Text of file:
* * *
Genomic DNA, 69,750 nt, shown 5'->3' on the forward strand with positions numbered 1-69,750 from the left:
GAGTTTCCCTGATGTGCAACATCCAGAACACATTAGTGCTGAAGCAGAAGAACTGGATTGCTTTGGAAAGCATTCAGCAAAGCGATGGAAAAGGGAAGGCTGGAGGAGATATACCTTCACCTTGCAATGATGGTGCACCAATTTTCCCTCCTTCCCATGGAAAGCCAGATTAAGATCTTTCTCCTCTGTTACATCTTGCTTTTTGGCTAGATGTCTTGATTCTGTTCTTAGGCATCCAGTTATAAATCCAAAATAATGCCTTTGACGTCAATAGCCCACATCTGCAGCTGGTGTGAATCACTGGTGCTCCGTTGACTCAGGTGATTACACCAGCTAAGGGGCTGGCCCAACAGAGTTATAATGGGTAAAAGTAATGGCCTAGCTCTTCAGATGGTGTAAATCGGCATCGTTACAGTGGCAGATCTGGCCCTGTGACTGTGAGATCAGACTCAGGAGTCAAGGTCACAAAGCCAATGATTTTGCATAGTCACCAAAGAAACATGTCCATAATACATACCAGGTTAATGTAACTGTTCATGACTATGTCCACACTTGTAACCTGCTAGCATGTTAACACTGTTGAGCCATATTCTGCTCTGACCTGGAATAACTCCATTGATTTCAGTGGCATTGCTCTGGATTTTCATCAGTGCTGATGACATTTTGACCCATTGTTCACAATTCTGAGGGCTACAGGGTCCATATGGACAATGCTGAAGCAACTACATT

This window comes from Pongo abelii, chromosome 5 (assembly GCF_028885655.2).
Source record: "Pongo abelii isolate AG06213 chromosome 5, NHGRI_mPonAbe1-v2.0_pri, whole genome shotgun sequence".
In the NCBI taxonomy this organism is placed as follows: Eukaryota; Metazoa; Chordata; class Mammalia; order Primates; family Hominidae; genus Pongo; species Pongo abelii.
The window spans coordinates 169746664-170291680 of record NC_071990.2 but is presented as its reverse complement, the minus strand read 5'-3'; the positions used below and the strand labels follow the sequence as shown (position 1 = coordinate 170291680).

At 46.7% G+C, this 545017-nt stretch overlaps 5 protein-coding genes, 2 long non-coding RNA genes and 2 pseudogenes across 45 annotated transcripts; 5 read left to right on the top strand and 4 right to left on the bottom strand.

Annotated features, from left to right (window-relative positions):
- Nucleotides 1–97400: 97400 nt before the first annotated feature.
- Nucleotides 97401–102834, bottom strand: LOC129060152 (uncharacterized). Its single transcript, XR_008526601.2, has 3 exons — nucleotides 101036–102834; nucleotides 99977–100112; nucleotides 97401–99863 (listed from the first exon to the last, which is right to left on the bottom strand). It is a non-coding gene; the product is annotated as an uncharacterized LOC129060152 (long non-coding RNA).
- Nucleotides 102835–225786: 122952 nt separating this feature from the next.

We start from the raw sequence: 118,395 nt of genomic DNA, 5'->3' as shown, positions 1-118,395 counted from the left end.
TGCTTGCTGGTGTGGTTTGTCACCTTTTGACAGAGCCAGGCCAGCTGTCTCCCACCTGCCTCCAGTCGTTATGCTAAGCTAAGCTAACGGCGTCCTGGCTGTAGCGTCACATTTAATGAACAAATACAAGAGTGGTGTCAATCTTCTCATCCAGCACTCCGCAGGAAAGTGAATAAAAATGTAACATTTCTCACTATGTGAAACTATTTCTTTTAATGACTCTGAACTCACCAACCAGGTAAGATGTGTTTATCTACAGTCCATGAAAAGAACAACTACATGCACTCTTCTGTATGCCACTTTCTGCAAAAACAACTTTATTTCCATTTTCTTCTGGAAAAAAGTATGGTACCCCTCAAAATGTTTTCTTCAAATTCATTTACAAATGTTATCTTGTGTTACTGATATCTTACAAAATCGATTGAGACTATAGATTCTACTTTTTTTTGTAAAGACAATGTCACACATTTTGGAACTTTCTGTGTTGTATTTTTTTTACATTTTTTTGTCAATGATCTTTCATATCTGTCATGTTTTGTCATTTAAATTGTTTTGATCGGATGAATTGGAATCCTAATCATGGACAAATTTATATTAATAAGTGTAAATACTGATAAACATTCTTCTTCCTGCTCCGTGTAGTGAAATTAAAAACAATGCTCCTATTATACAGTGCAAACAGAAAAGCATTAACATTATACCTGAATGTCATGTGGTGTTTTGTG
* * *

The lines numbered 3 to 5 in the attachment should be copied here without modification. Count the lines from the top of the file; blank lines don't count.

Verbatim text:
This window comes from Pongo abelii, chromosome 5 (assembly GCF_028885655.2).
Source record: "Pongo abelii isolate AG06213 chromosome 5, NHGRI_mPonAbe1-v2.0_pri, whole genome shotgun sequence".
In the NCBI taxonomy this organism is placed as follows: Eukaryota; Metazoa; Chordata; class Mammalia; order Primates; family Hominidae; genus Pongo; species Pongo abelii.